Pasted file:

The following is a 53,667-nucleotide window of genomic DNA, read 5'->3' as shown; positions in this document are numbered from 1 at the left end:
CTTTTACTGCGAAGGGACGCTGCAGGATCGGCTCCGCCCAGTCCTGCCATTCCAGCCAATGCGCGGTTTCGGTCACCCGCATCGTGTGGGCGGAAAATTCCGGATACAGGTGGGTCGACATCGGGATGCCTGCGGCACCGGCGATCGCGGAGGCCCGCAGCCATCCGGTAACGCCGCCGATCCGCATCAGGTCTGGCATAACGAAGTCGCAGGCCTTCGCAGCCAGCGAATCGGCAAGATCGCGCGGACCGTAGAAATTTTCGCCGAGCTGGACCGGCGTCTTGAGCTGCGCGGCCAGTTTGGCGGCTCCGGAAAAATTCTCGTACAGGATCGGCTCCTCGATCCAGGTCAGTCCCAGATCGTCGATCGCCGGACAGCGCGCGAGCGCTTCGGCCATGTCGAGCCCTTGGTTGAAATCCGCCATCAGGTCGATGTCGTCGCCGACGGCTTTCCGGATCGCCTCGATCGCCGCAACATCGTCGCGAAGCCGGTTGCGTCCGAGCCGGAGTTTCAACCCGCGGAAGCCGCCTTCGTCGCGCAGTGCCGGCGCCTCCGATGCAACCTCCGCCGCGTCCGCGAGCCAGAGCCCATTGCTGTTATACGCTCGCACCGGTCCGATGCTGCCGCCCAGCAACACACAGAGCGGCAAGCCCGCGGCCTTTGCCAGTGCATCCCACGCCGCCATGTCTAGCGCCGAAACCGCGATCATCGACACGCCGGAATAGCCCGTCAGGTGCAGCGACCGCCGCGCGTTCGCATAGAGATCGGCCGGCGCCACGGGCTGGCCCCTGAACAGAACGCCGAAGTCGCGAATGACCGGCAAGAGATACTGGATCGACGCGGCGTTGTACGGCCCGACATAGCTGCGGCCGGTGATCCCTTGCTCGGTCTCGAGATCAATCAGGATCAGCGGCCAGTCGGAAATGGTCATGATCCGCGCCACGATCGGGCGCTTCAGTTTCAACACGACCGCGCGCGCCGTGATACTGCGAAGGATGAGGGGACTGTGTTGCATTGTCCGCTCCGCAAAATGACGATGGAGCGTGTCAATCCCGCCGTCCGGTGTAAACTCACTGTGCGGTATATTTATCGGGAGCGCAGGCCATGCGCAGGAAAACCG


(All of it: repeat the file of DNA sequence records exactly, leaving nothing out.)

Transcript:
The following is a 53,667-nucleotide window of genomic DNA, read 5'->3' as shown; positions in this document are numbered from 1 at the left end:
CTTTTACTGCGAAGGGACGCTGCAGGATCGGCTCCGCCCAGTCCTGCCATTCCAGCCAATGCGCGGTTTCGGTCACCCGCATCGTGTGGGCGGAAAATTCCGGATACAGGTGGGTCGACATCGGGATGCCTGCGGCACCGGCGATCGCGGAGGCCCGCAGCCATCCGGTAACGCCGCCGATCCGCATCAGGTCTGGCATAACGAAGTCGCAGGCCTTCGCAGCCAGCGAATCGGCAAGATCGCGCGGACCGTAGAAATTTTCGCCGAGCTGGACCGGCGTCTTGAGCTGCGCGGCCAGTTTGGCGGCTCCGGAAAAATTCTCGTACAGGATCGGCTCCTCGATCCAGGTCAGTCCCAGATCGTCGATCGCCGGACAGCGCGCGAGCGCTTCGGCCATGTCGAGCCCTTGGTTGAAATCCGCCATCAGGTCGATGTCGTCGCCGACGGCTTTCCGGATCGCCTCGATCGCCGCAACATCGTCGCGAAGCCGGTTGCGTCCGAGCCGGAGTTTCAACCCGCGGAAGCCGCCTTCGTCGCGCAGTGCCGGCGCCTCCGATGCAACCTCCGCCGCGTCCGCGAGCCAGAGCCCATTGCTGTTATACGCTCGCACCGGTCCGATGCTGCCGCCCAGCAACACACAGAGCGGCAAGCCCGCGGCCTTTGCCAGTGCATCCCACGCCGCCATGTCTAGCGCCGAAACCGCGATCATCGACACGCCGGAATAGCCCGTCAGGTGCAGCGACCGCCGCGCGTTCGCATAGAGATCGGCCGGCGCCACGGGCTGGCCCCTGAACAGAACGCCGAAGTCGCGAATGACCGGCAAGAGATACTGGATCGACGCGGCGTTGTACGGCCCGACATAGCTGCGGCCGGTGATCCCTTGCTCGGTCTCGAGATCAATCAGGATCAGCGGCCAGTCGGAAATGGTCATGATCCGCGCCACGATCGGGCGCTTCAGTTTCAACACGACCGCGCGCGCCGTGATACTGCGAAGGATGAGGGGACTGTGTTGCATTGTCCGCTCCGCAAAATGACGATGGAGCGTGTCAATCCCGCCGTCCGGTGTAAACTCACTGTGCGGTATATTTATCGGGAGCGCAGGCCATGCGCAGGAAAACCG